Uber rival Ola outlines Aussie ambitions

Lindsay Bennett
By Lindsay Bennett | 3 October 2018
Natasha Daly and Simon Smith

Since its Australian launch in March, Indian ride-sharing company Ola has expanded into seven major cities, signed up 50,000 drivers, recruited former eBay managing director Simon Smith, hired Starcom and The Royals and launched a new marketing campaign led by ex-P&G marketer Natasha Daly.

It’s made a big splash in the Australian market following success in India and is now outlining bigger plans to shake-up the growing ride sharing category, including working with the government to service areas that have poor public transport options.

Through its most recent marketing campaign it is challenging Uber, which has 80,000 Australian drivers, for its number one position in the market and is also competing with the likes of Taxify and Didi, which have also recently launched Down Under.

Its new campaign, developed by The Royals, is the first for Ola in the region and positions the Uber rival as the “fair” ride-sharing service.

“We’ve come into a market which is currently defined by the brand of our competitor, so we have to establish ourselves as a valuable alternative to that, which is an ongoing challenge,” Smith told AdNews.

“I push back on the notion that this market is particularly competitive because if you look at the rates charged by the competition, they are by many means extraordinarily high. We’re able to offer drivers a better deal and still build a competitive business.”

While most read the positioning as a cheeky swipe at Uber, which has come under scrutiny for the remuneration it offers its drivers, marketer Daly told AdNews it wasn’t the intention of the campaign.

Instead, the bright-green campaign, which features a diverse range of passengers and drivers, aims to highlight Ola’s community focus and “warm up the category”.

“In our consumer research, the strong insight that emerged was that people are looking for more than a transactional relationship and they want to understand where the money goes and how much drivers are being paid,” Daly said. 

Daly appointed The Royals without a pitch to work on the campaign. Ola has a global relationship with Starcom who now works locally as the brand’s media agency.

The campaign is currently being amplified across digital channels, including YouTube prerolls, radio through a partnership with KiisFM and outdoor around airports. Ola opted not to use TV for its first campaign but Daly said she wouldn’t rule it out in the future.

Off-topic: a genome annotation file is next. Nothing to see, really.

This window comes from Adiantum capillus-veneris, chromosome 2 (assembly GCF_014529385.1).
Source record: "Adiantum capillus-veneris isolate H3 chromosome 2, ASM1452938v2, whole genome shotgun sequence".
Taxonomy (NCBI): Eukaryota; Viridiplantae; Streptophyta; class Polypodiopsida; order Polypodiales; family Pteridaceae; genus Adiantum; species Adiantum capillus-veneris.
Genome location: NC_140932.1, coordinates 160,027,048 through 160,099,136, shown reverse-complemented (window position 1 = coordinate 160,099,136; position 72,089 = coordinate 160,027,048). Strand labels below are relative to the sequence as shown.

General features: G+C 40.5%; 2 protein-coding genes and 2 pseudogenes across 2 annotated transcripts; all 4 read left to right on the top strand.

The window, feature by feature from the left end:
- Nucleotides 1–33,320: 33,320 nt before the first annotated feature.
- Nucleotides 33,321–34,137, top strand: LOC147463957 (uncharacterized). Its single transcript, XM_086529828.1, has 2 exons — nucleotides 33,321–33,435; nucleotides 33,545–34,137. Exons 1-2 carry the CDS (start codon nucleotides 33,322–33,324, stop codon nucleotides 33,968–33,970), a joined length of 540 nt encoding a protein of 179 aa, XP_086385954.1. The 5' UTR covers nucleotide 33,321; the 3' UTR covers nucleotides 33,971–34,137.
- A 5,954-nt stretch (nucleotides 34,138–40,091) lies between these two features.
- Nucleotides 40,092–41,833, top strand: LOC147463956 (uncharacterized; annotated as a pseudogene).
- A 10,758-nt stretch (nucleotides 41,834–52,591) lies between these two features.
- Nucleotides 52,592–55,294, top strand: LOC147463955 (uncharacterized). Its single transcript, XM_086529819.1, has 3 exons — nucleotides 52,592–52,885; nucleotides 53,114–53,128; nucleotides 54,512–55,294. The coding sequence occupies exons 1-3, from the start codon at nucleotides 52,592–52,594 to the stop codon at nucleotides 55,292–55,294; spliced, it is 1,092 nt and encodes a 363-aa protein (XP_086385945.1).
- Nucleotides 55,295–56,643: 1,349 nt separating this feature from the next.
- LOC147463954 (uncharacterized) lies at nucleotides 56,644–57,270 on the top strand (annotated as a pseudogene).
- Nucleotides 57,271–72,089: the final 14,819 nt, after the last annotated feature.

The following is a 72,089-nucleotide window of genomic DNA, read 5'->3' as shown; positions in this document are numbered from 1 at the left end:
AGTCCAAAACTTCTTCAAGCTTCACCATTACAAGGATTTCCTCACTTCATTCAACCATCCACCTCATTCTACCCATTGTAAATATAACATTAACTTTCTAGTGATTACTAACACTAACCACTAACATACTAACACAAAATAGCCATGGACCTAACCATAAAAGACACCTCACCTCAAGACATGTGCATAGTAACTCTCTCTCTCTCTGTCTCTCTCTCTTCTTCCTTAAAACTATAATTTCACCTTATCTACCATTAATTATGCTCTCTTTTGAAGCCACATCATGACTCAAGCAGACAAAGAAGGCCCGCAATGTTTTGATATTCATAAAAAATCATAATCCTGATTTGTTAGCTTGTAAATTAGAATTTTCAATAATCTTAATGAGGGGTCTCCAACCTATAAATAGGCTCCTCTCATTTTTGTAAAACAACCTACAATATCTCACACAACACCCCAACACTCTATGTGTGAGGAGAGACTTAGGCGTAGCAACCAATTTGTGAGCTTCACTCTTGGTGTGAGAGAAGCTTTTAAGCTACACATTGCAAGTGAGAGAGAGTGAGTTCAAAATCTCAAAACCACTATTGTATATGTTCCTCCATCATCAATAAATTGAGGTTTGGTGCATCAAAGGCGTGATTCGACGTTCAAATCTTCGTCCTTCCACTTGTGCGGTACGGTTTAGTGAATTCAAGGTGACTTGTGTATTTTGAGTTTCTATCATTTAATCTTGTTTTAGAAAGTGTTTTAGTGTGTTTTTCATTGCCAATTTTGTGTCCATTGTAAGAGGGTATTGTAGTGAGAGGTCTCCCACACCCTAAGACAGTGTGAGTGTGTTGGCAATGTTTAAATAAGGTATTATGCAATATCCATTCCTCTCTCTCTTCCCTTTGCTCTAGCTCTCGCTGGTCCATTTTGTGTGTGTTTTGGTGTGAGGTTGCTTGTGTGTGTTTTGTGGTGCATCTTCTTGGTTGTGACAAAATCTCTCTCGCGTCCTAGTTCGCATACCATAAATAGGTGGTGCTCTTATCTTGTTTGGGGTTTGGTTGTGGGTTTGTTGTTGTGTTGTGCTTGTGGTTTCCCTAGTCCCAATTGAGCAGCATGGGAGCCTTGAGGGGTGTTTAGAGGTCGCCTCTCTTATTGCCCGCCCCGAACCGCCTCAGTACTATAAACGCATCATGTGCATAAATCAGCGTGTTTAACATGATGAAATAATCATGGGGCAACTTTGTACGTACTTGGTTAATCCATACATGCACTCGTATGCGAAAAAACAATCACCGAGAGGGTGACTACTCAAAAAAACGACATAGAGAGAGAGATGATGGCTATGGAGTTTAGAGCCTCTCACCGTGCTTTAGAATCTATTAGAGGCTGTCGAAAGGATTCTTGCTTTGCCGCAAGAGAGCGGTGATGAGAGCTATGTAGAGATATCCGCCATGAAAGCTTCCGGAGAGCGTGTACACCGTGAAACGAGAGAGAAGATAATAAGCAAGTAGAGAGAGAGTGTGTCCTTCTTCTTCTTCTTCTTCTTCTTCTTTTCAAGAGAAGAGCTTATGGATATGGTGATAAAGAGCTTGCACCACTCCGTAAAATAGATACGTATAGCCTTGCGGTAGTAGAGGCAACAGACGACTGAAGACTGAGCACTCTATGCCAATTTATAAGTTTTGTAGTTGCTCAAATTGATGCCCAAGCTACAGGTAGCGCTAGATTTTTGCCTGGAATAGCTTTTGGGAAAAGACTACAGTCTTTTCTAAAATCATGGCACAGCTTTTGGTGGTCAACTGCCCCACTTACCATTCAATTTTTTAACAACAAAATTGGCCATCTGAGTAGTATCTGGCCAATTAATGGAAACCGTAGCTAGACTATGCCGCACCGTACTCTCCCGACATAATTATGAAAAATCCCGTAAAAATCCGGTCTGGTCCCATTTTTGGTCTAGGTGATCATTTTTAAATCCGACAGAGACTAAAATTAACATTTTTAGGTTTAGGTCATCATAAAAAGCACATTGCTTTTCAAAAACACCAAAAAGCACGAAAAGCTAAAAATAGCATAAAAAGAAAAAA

“The key objective for us, as a new company, is reach and we felt those channels were the best way to do that quickly,” she said, adding Ola is focused on upping awareness and driving trials of the app.

The campaign has also had to overcome a certain amount of negativity currently associated with the category following various reports, including one in March revealing Uber X drivers are working for half the minimum wage.

Smith, who has held roles at eBay, Lion Nathan and Sportsbet, said it was Ola’s business model that attracted him to join in June. Ola takes an "introductory" 7.5% commission of each ride, which will increase to 15% at an undisclosed date, whilst Taxify takes 15%. Uber takes between 25% and 27.5%.

“I spent along time at eBay, which was one of the first marketplace businesses and I believe Ola is a development of that idea,” he said.

“I was really attracted to the integrity of Ola and the huge success they’ve had in an emerging market [India], their motivation for moving overseas, but most importantly that they’re focusing on providing a fair experience for both customers and drivers.”

Smith said Ola is willing to sacrifice “a large percentage of margin” to provide drivers with a better proposition.

Ola was founded in India in 2011 and has more than one million drivers globally. Smith said he is focused on working out the idiosyncrasies of the Australian market and also on its New Zealand expansion having just launched in Auckland, Christchurch and Wellington.

The company is also working closely with the Australian government to improve transport in areas that have poor public transport.

Smith said governments in every major state have been welcoming to Ola and open to the company integrating with public transport timetables in areas with infrequent buses and trains.

“We don’t only want to build a ride share business, but we also want to work with public transport infrastructure, governments and regulators to compliment the current transportation options that are already here," he said.

Australia is just one battleground in the global war for market share being fought by Uber, Didi and other competitors. While Uber may be considered the leader, it is a contested position. It has been beaten in some European countries, is in competition with Ola in India, and was bought out in China by Didi, which just launched in Australia.

Didi is yet to launch its first marketing campaign, but one is in the works with the brand recently appointing Saatchi & Saatchi and media agency Zenith. Uber last week launched a campaign promoting its short wait times and 13Cabs has been fighting back with a big TV and outdoor buy across major cities.

Which ride-sharing campaign approach do you prefer? Comment below.

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